Here is the video I showed during the Time with the Children. I asked them, “what happens when what you expect is not what happens?”
A sermon preached on Easter morning, March 31, 2013 at Southminster Presbyterian Church in Boise, Idaho.
The gospel writers don’t agree about every detail as they tell the story of Jesus. There are some big differences, in fact. And that doesn’t bother me too much.
Each of the gospel writers sees different things in the story of Jesus. And that’s okay. Honestly, it reminds us that we have our own stories to tell and our own experiences of God that need to be shared.
It is also a reminder not to discount other people’s viewpoints, because they might see something we miss. Just because we see things differently doesn’t mean they are wrong.
Someone shared a story this week about a young couple who moved into a new neighborhood. One morning while eating breakfast, the young woman saw her neighbor hanging the wash outside. “That laundry is not very clean; she doesn’t know how to wash correctly. Perhaps she needs better laundry soap.” Her husband looks on, remaining silent. Every time her neighbor hangs her wash to dry, the young woman makes the same comments. A month later, the woman is surprised to see a nice clean wash on the line and says to her husband: “Look, she’s finally learned how to do her laundry. I wonder who taught her this? ” The husband replies, “I got up early this morning and cleaned our windows.”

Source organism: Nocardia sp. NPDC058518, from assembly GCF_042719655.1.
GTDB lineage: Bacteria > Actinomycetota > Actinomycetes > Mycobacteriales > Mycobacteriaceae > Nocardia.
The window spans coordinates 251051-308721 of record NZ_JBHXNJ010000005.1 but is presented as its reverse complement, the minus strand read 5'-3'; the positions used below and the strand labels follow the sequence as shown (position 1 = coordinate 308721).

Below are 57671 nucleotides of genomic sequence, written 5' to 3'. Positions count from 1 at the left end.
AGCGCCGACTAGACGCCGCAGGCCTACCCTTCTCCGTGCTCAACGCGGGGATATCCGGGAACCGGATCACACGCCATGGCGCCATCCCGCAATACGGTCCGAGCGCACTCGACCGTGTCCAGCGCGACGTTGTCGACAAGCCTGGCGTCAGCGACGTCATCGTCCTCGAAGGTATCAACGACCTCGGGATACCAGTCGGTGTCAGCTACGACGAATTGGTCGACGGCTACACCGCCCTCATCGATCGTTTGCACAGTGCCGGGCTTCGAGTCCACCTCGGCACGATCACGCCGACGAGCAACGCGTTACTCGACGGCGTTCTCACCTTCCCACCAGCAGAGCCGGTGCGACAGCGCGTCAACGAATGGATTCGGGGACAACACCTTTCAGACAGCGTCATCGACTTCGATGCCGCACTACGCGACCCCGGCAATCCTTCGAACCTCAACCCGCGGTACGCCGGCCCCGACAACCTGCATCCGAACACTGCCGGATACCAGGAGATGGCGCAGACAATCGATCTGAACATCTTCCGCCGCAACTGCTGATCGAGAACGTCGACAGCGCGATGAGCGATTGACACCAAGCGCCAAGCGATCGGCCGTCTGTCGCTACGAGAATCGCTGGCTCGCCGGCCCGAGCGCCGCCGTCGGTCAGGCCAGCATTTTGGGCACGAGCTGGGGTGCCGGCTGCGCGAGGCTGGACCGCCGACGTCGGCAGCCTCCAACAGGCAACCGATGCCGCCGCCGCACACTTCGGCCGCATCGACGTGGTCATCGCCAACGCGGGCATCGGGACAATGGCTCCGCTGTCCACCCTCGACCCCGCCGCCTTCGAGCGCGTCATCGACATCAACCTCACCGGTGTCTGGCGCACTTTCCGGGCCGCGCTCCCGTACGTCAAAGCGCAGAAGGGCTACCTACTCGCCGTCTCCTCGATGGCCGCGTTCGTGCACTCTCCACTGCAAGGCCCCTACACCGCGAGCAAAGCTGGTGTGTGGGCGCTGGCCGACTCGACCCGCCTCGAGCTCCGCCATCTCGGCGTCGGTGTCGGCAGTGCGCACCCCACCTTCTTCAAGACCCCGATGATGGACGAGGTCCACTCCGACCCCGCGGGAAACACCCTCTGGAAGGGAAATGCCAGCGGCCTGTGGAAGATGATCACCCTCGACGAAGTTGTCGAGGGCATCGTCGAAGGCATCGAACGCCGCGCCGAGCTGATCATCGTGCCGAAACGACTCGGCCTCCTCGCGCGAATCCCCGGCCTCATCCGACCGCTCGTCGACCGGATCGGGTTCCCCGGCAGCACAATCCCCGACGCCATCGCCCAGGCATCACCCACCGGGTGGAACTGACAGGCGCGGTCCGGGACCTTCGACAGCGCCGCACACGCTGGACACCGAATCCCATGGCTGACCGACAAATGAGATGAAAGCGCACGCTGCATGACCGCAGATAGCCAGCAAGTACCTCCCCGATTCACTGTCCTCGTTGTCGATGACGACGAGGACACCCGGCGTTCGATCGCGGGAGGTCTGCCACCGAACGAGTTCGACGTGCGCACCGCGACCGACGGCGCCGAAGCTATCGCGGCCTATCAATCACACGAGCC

Our perspective changes how we see the story.
One thing all 4 gospel writers saw, however, despite their own perspectives, is that women were the first people to the tomb on Easter morning.
The women had been there all along, of course. They followed the procession to the cross, ululating and keening as they went. They stood and watched as Jesus died. They accompanied Joseph of Arimathea as Jesus was buried, laid in the tomb.
But now they are there alone. They have gone to the tomb in the early morning hours to anoint his body, to extend the care and affection we show to our loved ones when they die.
Luke glosses over the detail about the stone being rolled away from the tomb when they arrived. But I confess it would have given me pause.
Imagine the silence of the early morning dawn. You aren’t thrilled about having to be there in the first place. Your leader has died. He spoke about bringing in a new kingdom of God. But then he died. This wasn’t supposed to be the plan. Was it?
All of those thoughts are in your mind, as you hear the birds starting to wake up, commenting on your early journey. And you arrive to find the stone is rolled away.
As if your beloved teacher dying as a convicted criminal on a roman cross wasn’t bad enough, now someone has messed with his tomb. Who knows what they did to his body. Seriously. The insult added to the injury is almost more than you can imagine.
And what if the tomb raiders are still there? It must have taken more than one person to move a stone so heavy.
But the story glosses right over those emotions. And the women enter the tomb.
We know, of course, they won’t find tomb raiders. We know the tomb is empty.
But the women haven’t heard this part of the story before. They’ve never put on their Easter bonnets and sung “Jesus Christ is Risen today” as we do every spring.